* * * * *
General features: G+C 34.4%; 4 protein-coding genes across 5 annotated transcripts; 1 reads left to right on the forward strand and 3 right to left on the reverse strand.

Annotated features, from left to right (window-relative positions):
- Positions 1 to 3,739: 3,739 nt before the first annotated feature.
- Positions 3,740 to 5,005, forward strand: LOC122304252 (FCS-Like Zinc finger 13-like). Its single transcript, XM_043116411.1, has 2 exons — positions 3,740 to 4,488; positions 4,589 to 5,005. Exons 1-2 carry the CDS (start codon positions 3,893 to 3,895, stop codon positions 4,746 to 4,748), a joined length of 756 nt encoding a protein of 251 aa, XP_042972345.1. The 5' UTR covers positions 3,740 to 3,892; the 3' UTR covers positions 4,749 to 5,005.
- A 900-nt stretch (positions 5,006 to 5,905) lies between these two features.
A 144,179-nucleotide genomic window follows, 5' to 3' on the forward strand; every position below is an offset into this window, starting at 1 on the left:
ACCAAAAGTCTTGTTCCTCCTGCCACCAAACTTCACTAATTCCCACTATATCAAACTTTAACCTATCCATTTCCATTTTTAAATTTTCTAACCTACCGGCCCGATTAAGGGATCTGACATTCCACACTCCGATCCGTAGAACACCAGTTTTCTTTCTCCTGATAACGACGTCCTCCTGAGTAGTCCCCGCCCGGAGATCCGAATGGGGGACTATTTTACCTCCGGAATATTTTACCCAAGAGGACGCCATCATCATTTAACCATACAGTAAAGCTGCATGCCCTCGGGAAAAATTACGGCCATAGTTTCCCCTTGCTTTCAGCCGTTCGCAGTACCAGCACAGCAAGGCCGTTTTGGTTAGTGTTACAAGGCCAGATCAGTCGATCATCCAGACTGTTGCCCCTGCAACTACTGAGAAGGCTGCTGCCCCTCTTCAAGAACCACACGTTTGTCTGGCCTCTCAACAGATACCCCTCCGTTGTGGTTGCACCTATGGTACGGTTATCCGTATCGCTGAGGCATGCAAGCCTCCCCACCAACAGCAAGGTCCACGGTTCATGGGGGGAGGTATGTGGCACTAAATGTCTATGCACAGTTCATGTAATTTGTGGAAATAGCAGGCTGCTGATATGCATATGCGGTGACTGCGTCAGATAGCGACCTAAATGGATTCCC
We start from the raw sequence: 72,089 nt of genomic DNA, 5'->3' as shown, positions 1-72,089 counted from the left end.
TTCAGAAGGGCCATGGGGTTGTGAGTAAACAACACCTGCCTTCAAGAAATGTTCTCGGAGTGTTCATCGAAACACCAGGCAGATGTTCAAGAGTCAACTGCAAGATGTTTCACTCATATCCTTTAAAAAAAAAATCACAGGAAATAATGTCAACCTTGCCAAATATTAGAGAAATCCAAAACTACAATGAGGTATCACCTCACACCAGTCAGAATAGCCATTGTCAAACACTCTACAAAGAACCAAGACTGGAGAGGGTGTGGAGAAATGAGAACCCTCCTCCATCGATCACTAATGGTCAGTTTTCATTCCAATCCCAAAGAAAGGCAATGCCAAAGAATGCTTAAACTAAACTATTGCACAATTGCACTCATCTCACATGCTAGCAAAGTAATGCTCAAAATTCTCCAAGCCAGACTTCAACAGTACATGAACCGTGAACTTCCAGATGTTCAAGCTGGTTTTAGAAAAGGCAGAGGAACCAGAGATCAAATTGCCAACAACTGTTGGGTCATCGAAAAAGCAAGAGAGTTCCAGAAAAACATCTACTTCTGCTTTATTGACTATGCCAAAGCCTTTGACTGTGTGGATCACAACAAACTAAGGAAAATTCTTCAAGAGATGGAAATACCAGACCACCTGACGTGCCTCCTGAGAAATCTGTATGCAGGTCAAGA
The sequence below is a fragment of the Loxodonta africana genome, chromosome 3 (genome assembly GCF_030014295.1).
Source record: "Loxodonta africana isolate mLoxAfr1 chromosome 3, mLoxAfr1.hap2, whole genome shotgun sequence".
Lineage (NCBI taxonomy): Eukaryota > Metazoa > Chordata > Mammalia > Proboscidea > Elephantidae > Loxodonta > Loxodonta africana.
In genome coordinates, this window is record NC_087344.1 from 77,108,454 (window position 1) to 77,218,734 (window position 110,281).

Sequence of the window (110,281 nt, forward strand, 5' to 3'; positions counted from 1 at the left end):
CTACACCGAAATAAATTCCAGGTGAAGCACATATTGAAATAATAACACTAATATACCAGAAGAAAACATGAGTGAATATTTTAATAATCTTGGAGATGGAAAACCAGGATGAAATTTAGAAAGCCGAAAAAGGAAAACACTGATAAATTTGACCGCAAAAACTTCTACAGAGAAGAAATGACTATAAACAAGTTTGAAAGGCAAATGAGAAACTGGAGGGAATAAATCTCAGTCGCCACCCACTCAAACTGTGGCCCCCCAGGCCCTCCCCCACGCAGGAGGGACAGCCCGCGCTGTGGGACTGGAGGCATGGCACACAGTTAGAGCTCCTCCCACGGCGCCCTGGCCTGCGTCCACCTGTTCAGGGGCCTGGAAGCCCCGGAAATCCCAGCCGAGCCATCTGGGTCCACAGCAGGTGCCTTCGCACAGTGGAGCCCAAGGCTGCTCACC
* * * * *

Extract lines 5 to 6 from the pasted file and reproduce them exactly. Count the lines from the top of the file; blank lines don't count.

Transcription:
- A 900-nt stretch (positions 5,006 to 5,905) lies between these two features.
A 144,179-nucleotide genomic window follows, 5' to 3' on the forward strand; every position below is an offset into this window, starting at 1 on the left: